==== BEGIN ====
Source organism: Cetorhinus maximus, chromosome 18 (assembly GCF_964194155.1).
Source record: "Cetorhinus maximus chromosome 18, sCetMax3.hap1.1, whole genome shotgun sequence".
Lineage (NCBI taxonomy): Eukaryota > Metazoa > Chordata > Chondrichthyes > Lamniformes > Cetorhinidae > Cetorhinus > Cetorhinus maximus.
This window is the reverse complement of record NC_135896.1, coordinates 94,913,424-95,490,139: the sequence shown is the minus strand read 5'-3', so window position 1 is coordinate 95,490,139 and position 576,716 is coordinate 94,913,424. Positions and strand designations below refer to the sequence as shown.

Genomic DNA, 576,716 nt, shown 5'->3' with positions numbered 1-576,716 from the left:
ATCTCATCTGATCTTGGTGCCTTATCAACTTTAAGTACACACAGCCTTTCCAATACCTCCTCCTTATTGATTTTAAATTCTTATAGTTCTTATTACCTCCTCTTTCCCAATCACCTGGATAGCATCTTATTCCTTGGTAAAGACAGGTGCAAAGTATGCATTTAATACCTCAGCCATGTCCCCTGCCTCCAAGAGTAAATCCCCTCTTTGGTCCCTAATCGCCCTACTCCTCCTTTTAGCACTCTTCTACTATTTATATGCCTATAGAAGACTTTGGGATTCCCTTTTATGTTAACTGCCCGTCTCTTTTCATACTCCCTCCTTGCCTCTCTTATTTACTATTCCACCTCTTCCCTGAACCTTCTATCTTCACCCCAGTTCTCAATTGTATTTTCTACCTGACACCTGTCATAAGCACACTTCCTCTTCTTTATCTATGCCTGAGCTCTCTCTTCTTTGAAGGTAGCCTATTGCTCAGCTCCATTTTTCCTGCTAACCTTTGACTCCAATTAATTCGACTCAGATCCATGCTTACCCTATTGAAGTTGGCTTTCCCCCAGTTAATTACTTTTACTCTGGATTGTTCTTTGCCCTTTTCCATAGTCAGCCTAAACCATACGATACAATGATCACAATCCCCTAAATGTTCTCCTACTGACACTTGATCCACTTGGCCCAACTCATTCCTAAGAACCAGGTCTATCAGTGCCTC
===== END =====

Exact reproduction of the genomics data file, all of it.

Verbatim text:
Source organism: Cetorhinus maximus, chromosome 18 (assembly GCF_964194155.1).
Source record: "Cetorhinus maximus chromosome 18, sCetMax3.hap1.1, whole genome shotgun sequence".
Lineage (NCBI taxonomy): Eukaryota > Metazoa > Chordata > Chondrichthyes > Lamniformes > Cetorhinidae > Cetorhinus > Cetorhinus maximus.
This window is the reverse complement of record NC_135896.1, coordinates 94,913,424-95,490,139: the sequence shown is the minus strand read 5'-3', so window position 1 is coordinate 95,490,139 and position 576,716 is coordinate 94,913,424. Positions and strand designations below refer to the sequence as shown.

Genomic DNA, 576,716 nt, shown 5'->3' with positions numbered 1-576,716 from the left:
ATCTCATCTGATCTTGGTGCCTTATCAACTTTAAGTACACACAGCCTTTCCAATACCTCCTCCTTATTGATTTTAAATTCTTATAGTTCTTATTACCTCCTCTTTCCCAATCACCTGGATAGCATCTTATTCCTTGGTAAAGACAGGTGCAAAGTATGCATTTAATACCTCAGCCATGTCCCCTGCCTCCAAGAGTAAATCCCCTCTTTGGTCCCTAATCGCCCTACTCCTCCTTTTAGCACTCTTCTACTATTTATATGCCTATAGAAGACTTTGGGATTCCCTTTTATGTTAACTGCCCGTCTCTTTTCATACTCCCTCCTTGCCTCTCTTATTTACTATTCCACCTCTTCCCTGAACCTTCTATCTTCACCCCAGTTCTCAATTGTATTTTCTACCTGACACCTGTCATAAGCACACTTCCTCTTCTTTATCTATGCCTGAGCTCTCTCTTCTTTGAAGGTAGCCTATTGCTCAGCTCCATTTTTCCTGCTAACCTTTGACTCCAATTAATTCGACTCAGATCCATGCTTACCCTATTGAAGTTGGCTTTCCCCCAGTTAATTACTTTTACTCTGGATTGTTCTTTGCCCTTTTCCATAGTCAGCCTAAACCATACGATACAATGATCACAATCCCCTAAATGTTCTCCTACTGACACTTGATCCACTTGGCCCAACTCATTCCTAAGAACCAGGTCTATCAGTGCCTC